Guidelines like these are based on a theory of how programming languages work. These theories are worked out on small programs, but as explained above the method exception signature theory simply does not scale to the level of a real application. I would guess that whoever said this does not really understand that method exception signatures do not work on any large scale.
If you think that method signatures work, then you think you can know about all the exceptions, and therefor list them all. In a small program this is not a big deal, but in a large system you can be working with hundreds of different types of exceptions. The bookkeeping is not a trivial amount of effort, when all the changes need to be cascaded through thousands of methods. This effort expands exponentially, so what seems a reasonable amount of work for a small program become unsupportable at larger scale.
They seem to think that every time a new exception class is created, that programmers should manually check thousands of methods to see if special processing is needed. In almost all cases no change will be needed, because the catch block is just compensating for the fact that the current method did not complete.
They seem to be oblivious of the cases were it is important that you catch all exceptions. When handling a web request, you can only send an error back if you catch all exceptions. If you miss one, then nothing is returned, and the caller has no idea why the call failed. It seems that the small programs written by the language theorists don’t need to ever reliably deliver an error message.
Finally: they have no vision for how effective exception handling can improve error reporting. It is a fact that error message deliver is rarely a computing example used in programming classes.
Most exceptions are not specific
The fact is that any real production sized system will have thousands of different error messages to be delivered. You will certainly not have a unique exception class for each error message. If you did, the expense would not be worthwhile. Normally what is done is that an exception is created with a unique exception message in it detailing the problem. The net effect is that usually there is a single package-specific exception class which is used for all kinds of errors. That means that the same kind of exception is thrown from all methods of a package no matter what the cause. So the dream of specific Exception classes is not as real as you might think.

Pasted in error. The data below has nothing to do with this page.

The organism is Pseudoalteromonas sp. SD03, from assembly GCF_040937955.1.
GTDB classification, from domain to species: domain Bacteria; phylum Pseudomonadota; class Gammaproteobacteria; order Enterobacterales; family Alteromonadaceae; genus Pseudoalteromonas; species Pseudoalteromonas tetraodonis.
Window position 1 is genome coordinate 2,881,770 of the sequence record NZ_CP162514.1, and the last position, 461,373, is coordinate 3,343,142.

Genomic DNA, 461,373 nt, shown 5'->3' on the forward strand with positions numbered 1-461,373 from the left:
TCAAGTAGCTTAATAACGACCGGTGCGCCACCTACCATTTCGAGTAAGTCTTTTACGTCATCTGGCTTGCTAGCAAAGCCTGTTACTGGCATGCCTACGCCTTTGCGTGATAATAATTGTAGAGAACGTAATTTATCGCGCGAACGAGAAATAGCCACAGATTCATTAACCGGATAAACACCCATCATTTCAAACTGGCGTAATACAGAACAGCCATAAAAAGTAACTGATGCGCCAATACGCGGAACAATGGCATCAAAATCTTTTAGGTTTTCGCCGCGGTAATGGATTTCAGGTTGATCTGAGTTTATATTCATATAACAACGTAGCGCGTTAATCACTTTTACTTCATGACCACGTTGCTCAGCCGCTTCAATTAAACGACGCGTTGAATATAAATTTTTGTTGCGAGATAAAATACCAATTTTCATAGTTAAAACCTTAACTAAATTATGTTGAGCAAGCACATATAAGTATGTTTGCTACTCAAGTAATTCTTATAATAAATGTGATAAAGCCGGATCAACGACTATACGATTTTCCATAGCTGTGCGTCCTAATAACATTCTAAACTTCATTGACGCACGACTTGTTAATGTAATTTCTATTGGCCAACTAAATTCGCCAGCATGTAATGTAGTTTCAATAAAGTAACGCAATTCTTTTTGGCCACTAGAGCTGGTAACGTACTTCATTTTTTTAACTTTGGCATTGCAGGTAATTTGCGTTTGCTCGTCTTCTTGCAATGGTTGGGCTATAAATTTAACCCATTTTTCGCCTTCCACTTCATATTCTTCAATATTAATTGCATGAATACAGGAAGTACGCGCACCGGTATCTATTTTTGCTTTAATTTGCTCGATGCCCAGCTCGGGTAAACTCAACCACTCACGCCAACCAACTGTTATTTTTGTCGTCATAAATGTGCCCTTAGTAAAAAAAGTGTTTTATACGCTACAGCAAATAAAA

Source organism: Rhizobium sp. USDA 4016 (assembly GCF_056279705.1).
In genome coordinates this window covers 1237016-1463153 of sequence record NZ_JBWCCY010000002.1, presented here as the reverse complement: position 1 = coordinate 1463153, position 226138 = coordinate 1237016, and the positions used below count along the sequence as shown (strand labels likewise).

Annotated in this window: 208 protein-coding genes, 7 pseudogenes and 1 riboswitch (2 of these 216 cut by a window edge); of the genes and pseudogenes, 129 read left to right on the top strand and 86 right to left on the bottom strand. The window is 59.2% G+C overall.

There are special situations where an exception is thrown and is of such a nature that is might be caught and compensated. Thus, the designer of the function is expecting that exception might need to be specifically caught. In this case a specific exception class might be created. But this is a rare situation, and most packages have only a handful of these kinds of specific exception classes.
What if you need exception specific processing?
While it is rare, there are times when the catch block will do something specific to the kind of exception received. If this is the case, then it is critical that the exact specific exception type is detected, before responding.
Example: If you are using the Java method to convert a string to a number, it will throw an exception if the format is not correct. Quite often the method trying to do the convert doesn’t know whether it is a number either, so the only convenient way to know is to catch the exception if it is thrown. For this, you absolutely must catch NumberFormatException so that your code is only responding to that specific situation. Often the response is to return a default value instead of the converted string.
In the above example, if you catch all exceptions and return the default, you might be doing this on an OutOfMemory exception. Returning a default value because of an OutOfMemory error is a very bad idea.
If your catch block is performing an action that does not depend on the exception type, but is required when the method is interrupted, then you should catch all exception using an “Exception” root class. This is the only way to assure that you will always catch every exception. One should write code on the assumption that unexpected exceptions will need to be handled, because that is the nature of exceptions to represent unexpected situation.